A three-mile long parade was held in honor of Middletown’s 250th anniversary on October 11, 1900. Civic, military, and education organizations participated in the parade, as well as 56 Native Americans from Durham’s Coginchaug tribe, the GAR Mansfield Post of Civil War veterans, and fire companies. Over 25,000 people visited Middletown with visitors coming from Hartford, New Haven, and Waterbury.
Vision at St. John’s Church
On October 10, 1928 an article titled, “Tale of Vision in Middletown Attracts 1,500” appeared on the first page of The Hartford Courant. The article explained that Saint John’s Church had been “crowded after children report seeing form of Blessed Virgin at Altar.” The author reported that Reverend Dennis F. Baker, Pastor of Saint John’s, had “ridiculed the rumor.” Pastor Baker told the press that it was, “a figment of childish imagination, accentuated by the fact that the sanctuary light caused one of the prongs holding the light to make a blur and form an apparent vision.”
 Harry T. Clew, “Tale of Vision in Middletown Attracts 1,500,” Hartford Courant, October 10, 1928, 1.
Story contributed by Jennifer Schloat.
75,000 Welcome Connell Home
Middletown, Conn., Oct. 9.–Joseph Kelley, aged 16, was terribly injured at the factory of the Keating Wheel company Friday afternoon. While adjusting a belt his clothing was caught in a pulley. He was wound about a shafting and hurled 10 feet against a wall. He was picked up unconscious and it was found that one leg was broken in two places and he sustained frightful injuries about the head and body. His home is in Holyoke, Mass.
From The Fitchburg Sentinel (Fitchburg, Massachusetts), Saturday, October 9, 1897.
Middletown, Conn., Minister Brushes Aside All Opposition
New York, Oct. 8.–An event that has been at once a romance and a cause for sharp criticism in church circles culminated yesterday in the marriage of the Rev. Henry Boardman Vanderbogart, curate of the Holy Trinity church, at Middletown, Conn., and Miss Elizabeth Irene Tierney, of New Haven. Mr. Vanderbogart has been one of the most zealous and prayerful pastors of the diocese. He had neither wife nor family and, with a bishopric or rich vestry in the immediate future, was regarded as eligible for the hand of any spinster in Connecticut.
It is true he never had had much opportunity for the cultivation of the social amenities, but about eighteen months ago he was taken ill with typhoid fever. Miss Tierney nursed him back to life and health. Between them a bond of love was woven, but ever was the gulf of religious difference. He was an Episcopalian and she a Roman Catholic. He was a broad churchman–one of those that leaned towards the liberal teaching of the later days of Oxford. She was more rigid in the tenets which she held.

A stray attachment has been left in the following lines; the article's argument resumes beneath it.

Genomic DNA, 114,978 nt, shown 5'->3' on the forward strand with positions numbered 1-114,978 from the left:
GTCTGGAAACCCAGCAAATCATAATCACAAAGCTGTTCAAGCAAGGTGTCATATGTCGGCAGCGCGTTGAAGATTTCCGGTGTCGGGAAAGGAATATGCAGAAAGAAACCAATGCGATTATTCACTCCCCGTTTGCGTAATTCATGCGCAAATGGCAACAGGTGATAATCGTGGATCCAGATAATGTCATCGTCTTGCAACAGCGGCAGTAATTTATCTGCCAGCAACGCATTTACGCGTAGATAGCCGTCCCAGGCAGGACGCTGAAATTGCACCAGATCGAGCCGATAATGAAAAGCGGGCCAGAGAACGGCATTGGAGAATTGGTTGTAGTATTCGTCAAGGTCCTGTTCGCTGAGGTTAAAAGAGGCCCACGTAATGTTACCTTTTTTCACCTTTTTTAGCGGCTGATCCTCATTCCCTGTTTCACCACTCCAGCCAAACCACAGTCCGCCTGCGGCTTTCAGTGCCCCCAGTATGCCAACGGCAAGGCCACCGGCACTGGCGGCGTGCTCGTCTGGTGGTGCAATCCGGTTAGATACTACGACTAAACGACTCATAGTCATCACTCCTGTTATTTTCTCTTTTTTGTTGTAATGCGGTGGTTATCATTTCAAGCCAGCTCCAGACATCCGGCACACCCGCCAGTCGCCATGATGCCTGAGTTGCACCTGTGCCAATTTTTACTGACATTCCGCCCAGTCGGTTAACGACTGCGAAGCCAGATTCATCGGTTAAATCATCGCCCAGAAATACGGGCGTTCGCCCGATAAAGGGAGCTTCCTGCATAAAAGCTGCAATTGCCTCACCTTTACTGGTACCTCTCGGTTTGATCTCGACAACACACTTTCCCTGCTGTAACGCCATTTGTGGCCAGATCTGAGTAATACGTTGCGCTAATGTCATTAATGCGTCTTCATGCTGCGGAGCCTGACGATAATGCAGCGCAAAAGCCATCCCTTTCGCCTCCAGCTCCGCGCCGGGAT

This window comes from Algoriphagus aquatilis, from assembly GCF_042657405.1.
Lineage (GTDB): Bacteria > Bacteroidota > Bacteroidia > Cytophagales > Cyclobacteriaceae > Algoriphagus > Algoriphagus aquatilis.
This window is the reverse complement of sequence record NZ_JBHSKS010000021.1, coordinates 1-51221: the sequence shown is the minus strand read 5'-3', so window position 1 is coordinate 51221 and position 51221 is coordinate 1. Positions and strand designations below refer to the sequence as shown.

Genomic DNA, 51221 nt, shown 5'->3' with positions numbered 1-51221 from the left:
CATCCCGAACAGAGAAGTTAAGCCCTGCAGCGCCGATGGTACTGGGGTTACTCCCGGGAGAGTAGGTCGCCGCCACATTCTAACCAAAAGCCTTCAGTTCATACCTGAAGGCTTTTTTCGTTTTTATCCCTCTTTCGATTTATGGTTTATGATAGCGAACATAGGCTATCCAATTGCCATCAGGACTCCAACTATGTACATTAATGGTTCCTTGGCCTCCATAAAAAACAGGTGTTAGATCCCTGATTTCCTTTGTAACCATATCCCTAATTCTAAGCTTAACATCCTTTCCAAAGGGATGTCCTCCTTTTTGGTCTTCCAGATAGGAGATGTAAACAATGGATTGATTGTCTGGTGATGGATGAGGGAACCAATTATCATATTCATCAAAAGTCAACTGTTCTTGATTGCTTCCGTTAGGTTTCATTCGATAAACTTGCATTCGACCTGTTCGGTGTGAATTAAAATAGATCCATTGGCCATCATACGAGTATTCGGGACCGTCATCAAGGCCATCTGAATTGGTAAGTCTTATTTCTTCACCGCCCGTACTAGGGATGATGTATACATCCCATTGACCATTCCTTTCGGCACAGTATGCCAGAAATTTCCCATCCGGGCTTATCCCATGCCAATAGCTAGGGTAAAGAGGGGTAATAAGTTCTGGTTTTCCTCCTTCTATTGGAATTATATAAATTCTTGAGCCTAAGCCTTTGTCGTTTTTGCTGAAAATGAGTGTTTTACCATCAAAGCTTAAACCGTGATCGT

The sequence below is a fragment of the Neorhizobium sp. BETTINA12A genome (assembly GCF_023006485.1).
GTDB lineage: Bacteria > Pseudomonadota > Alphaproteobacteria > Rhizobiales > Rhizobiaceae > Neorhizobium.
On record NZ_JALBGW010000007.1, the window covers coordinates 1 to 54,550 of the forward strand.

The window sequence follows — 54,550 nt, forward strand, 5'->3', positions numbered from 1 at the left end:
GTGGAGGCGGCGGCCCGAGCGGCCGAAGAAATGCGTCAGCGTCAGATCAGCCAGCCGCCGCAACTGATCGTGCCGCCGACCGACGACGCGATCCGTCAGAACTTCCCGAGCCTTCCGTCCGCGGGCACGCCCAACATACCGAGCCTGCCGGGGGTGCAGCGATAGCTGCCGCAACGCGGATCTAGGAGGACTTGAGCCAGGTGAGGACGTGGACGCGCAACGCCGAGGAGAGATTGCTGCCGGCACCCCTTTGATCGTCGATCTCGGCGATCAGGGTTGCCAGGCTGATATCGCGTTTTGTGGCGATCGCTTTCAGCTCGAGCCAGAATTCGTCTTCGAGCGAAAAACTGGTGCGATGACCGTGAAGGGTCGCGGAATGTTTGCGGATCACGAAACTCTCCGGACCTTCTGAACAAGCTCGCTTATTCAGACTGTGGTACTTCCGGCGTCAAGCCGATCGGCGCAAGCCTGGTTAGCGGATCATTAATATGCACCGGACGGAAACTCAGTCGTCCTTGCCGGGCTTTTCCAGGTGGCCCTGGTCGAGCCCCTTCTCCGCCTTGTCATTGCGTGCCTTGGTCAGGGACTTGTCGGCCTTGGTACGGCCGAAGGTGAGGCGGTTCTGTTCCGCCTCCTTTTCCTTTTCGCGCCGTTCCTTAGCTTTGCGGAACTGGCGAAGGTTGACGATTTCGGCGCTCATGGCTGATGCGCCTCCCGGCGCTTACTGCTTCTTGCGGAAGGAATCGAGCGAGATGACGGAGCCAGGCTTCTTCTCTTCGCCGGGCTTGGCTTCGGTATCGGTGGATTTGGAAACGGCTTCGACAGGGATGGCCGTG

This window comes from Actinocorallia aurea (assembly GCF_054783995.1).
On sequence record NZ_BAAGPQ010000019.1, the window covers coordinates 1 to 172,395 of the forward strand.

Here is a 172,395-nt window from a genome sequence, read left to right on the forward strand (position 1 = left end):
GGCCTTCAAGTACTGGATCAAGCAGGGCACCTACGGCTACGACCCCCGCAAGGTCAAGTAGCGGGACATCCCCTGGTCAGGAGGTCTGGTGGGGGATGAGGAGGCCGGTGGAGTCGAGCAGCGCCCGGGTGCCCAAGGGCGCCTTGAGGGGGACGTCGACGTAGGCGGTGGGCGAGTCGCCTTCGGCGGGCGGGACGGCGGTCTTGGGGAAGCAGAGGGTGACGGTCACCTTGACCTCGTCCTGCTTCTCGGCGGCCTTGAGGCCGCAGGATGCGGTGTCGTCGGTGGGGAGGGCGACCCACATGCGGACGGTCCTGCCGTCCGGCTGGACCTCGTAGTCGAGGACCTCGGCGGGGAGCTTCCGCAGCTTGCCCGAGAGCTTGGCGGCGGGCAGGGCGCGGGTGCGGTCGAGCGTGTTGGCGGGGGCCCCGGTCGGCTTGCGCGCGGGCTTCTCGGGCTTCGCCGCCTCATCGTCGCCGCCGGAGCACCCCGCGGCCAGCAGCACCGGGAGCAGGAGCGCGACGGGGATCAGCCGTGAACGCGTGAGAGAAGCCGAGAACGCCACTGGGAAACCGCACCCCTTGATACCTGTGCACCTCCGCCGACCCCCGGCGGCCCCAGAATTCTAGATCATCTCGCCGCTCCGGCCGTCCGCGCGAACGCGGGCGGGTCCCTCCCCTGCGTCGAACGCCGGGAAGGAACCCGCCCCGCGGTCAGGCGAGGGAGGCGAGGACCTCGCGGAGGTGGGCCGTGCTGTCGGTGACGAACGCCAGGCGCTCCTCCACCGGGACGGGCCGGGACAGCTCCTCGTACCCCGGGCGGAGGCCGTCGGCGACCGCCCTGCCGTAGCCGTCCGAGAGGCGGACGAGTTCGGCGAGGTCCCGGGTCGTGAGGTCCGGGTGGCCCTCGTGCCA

One of her brothers is the pastor of St. Mary’s Star of the Sea parish in New London, another is in a seminary, two sisters are nuns, and have been ever since the time they felt that Elizabeth was able to make her own way in the world. They are Catholics and Irish–Irish from the County Leitrim–and they felt it both a personal and a religious affront that their sister should marry a clergyman of opposing faith. They tried to break up the marriage, but without effect. They even enlisted the aid of the bishop, but without avail. The couple were married yesterday in this city and, while dining in the Manhattan, sent a wire to New Haven apprising their friends of the happy culmination of their romance.
It is believed here that the marriage may result in some dissatisfaction in the church of which the Rev. Mr. Vanderbogart is pastor and may subject his newly wedded wife to some criticism, but Mr. Vanderbogart is not dependent upon his vicarage for a living and, it is believed is entirely able to take up a new pastorate if such a proceeding on his part should seem to be advisable. When the church wardens today heard of his marriage and thought over the possibility of his going elsewhere they raised his salary $200 a year. Grace church, Broadway, by special permission of the Rev. Dr. Huntington, was used for the ceremony, which was performed by the Rev. C. Campion Acheson, rector of the Church of Holy Trinity, in Middletown.
From the York Daily (York, Pennsylvania), Friday, October 9, 1908.
Pictured above is something new in the fast-growing field of automobile safety belts. Devised by a Middletown, Conn., manufacturer of aircraft belts, it employs a unique principle of securing the wearer’s entire torso to the car seat. Two six-foot belts are used, both bolted in orthodox fashion to the car frame at points below the seat back. The other end is safely secured, without mechanical fastening devices by the weight of the wearer sitting on the belts’ free end. Inset shows how two passengers can each use one of the belts.